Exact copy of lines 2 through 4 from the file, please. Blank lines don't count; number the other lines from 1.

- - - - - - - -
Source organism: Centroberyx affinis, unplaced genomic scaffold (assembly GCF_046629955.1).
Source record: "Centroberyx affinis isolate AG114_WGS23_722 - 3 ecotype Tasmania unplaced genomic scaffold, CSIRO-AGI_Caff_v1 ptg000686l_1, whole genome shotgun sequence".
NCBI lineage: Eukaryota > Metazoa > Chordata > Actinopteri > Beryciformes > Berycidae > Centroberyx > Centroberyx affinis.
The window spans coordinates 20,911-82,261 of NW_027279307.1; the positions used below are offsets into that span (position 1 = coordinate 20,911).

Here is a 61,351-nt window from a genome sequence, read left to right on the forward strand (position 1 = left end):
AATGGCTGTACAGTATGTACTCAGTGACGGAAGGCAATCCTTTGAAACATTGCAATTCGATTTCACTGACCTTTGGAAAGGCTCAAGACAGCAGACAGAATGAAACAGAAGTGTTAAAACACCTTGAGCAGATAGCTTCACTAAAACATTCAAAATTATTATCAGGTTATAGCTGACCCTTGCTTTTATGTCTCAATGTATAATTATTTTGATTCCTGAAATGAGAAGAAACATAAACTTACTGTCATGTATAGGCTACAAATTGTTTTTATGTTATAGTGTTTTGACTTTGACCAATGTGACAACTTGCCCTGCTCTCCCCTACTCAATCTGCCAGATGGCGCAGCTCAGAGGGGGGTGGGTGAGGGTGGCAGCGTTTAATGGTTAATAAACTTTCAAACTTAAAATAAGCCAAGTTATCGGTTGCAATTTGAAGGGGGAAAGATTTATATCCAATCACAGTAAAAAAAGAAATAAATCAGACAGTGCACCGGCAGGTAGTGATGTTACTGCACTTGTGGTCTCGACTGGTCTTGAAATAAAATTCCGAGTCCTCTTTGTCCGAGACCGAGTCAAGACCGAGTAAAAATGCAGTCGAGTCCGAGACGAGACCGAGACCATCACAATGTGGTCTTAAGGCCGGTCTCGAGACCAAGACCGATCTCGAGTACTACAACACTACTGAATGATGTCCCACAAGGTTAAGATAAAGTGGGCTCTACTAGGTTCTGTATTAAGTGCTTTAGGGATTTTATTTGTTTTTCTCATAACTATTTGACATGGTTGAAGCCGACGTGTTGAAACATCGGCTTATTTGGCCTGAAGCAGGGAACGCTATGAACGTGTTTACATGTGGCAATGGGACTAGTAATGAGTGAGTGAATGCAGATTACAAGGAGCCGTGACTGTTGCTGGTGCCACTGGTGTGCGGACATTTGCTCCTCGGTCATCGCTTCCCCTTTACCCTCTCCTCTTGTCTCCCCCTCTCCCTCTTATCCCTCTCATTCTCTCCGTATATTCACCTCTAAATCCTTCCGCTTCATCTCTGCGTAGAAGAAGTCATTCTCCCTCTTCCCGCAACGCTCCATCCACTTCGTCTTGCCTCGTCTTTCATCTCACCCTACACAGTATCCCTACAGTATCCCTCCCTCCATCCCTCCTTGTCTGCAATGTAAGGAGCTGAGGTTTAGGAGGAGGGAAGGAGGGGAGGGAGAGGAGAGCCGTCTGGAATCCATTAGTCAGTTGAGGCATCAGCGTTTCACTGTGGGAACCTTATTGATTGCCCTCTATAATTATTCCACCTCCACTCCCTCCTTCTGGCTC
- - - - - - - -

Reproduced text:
Source record: "Centroberyx affinis isolate AG114_WGS23_722 - 3 ecotype Tasmania unplaced genomic scaffold, CSIRO-AGI_Caff_v1 ptg000686l_1, whole genome shotgun sequence".
NCBI lineage: Eukaryota > Metazoa > Chordata > Actinopteri > Beryciformes > Berycidae > Centroberyx > Centroberyx affinis.
The window spans coordinates 20,911-82,261 of NW_027279307.1; the positions used below are offsets into that span (position 1 = coordinate 20,911).